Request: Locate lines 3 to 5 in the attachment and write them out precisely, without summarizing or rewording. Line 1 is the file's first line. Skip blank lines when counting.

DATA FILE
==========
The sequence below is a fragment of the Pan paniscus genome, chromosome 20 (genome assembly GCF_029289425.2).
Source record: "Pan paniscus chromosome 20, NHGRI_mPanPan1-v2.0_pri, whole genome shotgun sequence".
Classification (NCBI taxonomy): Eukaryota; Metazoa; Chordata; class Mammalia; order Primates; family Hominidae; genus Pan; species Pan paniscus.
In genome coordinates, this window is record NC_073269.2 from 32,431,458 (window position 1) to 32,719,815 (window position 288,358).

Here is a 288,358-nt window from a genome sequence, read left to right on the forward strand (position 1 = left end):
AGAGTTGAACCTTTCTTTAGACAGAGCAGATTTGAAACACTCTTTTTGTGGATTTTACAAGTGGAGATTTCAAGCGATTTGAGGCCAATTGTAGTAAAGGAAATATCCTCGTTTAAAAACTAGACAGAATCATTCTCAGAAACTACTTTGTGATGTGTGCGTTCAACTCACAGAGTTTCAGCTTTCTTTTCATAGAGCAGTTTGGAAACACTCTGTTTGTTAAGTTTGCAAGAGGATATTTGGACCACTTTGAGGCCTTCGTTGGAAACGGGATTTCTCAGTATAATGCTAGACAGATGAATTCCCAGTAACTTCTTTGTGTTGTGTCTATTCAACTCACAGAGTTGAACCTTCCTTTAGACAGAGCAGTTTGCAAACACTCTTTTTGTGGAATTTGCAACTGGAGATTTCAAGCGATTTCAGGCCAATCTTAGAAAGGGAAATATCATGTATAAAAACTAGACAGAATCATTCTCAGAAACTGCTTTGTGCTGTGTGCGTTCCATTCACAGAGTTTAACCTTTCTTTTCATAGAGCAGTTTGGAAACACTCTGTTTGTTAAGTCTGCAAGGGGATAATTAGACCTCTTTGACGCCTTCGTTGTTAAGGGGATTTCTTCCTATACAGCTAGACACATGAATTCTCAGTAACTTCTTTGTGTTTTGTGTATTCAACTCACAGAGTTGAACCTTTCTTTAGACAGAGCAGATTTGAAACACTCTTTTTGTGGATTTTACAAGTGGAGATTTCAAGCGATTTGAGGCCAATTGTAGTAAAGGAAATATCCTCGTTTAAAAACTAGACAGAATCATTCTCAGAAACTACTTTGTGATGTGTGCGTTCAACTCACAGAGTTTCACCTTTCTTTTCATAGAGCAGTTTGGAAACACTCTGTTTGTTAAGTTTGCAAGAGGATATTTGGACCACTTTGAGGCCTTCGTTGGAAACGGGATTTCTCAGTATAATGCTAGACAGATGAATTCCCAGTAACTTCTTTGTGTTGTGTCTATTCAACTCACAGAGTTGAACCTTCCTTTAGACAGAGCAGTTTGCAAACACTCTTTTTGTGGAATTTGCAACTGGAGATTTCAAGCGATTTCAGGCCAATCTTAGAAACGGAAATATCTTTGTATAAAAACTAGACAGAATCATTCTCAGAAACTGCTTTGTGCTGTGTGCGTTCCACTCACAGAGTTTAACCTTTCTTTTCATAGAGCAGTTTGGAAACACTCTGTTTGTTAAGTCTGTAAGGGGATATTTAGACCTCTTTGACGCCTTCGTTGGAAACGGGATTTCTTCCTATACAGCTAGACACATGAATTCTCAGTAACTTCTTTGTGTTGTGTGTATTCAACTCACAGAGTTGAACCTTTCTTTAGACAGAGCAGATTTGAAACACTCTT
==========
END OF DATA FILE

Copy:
Classification (NCBI taxonomy): Eukaryota; Metazoa; Chordata; class Mammalia; order Primates; family Hominidae; genus Pan; species Pan paniscus.
In genome coordinates, this window is record NC_073269.2 from 32,431,458 (window position 1) to 32,719,815 (window position 288,358).

Here is a 288,358-nt window from a genome sequence, read left to right on the forward strand (position 1 = left end):